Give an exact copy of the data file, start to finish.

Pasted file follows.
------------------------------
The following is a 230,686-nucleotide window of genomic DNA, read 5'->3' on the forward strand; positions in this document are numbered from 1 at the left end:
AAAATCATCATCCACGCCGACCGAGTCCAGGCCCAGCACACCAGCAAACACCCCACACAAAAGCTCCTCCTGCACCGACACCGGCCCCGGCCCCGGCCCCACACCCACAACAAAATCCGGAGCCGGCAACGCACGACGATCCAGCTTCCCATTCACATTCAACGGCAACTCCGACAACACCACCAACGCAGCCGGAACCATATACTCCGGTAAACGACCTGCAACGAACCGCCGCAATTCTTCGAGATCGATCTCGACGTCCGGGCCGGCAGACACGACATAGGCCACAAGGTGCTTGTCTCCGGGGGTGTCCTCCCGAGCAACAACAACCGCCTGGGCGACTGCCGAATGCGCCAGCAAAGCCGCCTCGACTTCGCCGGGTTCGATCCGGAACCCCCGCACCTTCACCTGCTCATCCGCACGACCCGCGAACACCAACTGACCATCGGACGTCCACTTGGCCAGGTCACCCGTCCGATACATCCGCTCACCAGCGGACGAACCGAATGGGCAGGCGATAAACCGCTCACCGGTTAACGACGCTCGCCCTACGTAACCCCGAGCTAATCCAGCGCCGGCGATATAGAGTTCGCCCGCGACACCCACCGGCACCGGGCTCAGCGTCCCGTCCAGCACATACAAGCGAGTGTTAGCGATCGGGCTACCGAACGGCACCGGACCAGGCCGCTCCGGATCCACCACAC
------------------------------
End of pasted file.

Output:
The following is a 230,686-nucleotide window of genomic DNA, read 5'->3' on the forward strand; positions in this document are numbered from 1 at the left end:
AAAATCATCATCCACGCCGACCGAGTCCAGGCCCAGCACACCAGCAAACACCCCACACAAAAGCTCCTCCTGCACCGACACCGGCCCCGGCCCCGGCCCCACACCCACAACAAAATCCGGAGCCGGCAACGCACGACGATCCAGCTTCCCATTCACATTCAACGGCAACTCCGACAACACCACCAACGCAGCCGGAACCATATACTCCGGTAAACGACCTGCAACGAACCGCCGCAATTCTTCGAGATCGATCTCGACGTCCGGGCCGGCAGACACGACATAGGCCACAAGGTGCTTGTCTCCGGGGGTGTCCTCCCGAGCAACAACAACCGCCTGGGCGACTGCCGAATGCGCCAGCAAAGCCGCCTCGACTTCGCCGGGTTCGATCCGGAACCCCCGCACCTTCACCTGCTCATCCGCACGACCCGCGAACACCAACTGACCATCGGACGTCCACTTGGCCAGGTCACCCGTCCGATACATCCGCTCACCAGCGGACGAACCGAATGGGCAGGCGATAAACCGCTCACCGGTTAACGACGCTCGCCCTACGTAACCCCGAGCTAATCCAGCGCCGGCGATATAGAGTTCGCCCGCGACACCCACCGGCACCGGGCTCAGCGTCCCGTCCAGCACATACAAGCGAGTGTTAGCGATCGGGCTACCGAACGGCACCGGACCAGGCCGCTCCGGATCCACCACAC